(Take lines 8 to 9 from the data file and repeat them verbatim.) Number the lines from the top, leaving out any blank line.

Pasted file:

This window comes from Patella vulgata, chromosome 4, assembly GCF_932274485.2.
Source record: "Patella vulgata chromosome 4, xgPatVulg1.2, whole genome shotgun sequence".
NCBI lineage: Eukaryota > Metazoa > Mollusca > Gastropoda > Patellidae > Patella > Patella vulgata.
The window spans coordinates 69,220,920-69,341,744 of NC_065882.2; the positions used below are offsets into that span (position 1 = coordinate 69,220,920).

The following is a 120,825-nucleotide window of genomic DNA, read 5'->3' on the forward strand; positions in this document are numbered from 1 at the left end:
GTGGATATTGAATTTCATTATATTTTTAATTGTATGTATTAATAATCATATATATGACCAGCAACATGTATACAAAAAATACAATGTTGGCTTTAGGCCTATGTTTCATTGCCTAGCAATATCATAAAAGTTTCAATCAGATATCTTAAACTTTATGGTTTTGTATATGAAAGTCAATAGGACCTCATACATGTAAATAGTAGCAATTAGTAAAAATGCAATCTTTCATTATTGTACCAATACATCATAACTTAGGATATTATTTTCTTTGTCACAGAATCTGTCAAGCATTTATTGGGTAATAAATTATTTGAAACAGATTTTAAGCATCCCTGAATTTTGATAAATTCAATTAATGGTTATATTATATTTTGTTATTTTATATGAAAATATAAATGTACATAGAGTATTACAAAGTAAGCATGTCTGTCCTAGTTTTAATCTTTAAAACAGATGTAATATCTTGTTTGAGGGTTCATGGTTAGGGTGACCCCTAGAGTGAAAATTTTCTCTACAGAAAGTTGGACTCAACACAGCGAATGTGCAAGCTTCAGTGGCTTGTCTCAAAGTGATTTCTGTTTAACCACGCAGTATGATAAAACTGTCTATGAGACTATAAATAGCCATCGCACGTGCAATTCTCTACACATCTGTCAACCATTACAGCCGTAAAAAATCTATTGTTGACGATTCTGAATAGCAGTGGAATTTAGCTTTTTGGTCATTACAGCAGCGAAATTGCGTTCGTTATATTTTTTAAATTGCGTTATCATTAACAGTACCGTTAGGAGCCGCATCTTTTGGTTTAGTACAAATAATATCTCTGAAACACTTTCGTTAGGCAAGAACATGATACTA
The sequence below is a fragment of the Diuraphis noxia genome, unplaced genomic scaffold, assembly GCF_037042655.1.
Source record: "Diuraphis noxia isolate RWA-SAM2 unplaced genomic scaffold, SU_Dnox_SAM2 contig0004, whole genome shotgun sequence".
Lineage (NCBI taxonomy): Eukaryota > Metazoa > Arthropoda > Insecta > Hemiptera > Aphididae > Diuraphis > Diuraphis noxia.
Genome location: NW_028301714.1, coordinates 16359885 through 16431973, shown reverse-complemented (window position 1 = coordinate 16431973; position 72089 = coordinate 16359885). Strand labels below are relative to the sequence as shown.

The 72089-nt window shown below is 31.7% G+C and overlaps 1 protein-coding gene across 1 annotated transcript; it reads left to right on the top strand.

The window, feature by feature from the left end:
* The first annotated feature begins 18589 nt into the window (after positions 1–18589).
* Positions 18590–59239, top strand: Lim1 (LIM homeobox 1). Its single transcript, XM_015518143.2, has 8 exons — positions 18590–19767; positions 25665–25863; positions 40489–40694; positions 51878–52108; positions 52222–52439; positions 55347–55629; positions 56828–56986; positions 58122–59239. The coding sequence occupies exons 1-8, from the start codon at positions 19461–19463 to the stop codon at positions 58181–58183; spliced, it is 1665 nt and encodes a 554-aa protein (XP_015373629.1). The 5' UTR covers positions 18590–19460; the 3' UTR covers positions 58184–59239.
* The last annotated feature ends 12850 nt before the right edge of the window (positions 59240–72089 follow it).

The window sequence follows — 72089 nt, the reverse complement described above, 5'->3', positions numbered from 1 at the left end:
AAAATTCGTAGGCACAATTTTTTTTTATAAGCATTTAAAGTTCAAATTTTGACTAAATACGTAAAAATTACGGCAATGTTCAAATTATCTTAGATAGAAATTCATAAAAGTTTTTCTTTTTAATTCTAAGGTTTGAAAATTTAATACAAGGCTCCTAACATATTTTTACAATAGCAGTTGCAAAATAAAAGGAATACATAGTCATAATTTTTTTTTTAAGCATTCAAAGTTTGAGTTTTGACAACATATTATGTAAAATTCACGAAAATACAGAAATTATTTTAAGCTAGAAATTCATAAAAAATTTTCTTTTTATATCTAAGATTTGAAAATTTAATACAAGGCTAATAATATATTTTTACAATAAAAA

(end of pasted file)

Source record: "Diuraphis noxia isolate RWA-SAM2 unplaced genomic scaffold, SU_Dnox_SAM2 contig0004, whole genome shotgun sequence".
Lineage (NCBI taxonomy): Eukaryota > Metazoa > Arthropoda > Insecta > Hemiptera > Aphididae > Diuraphis > Diuraphis noxia.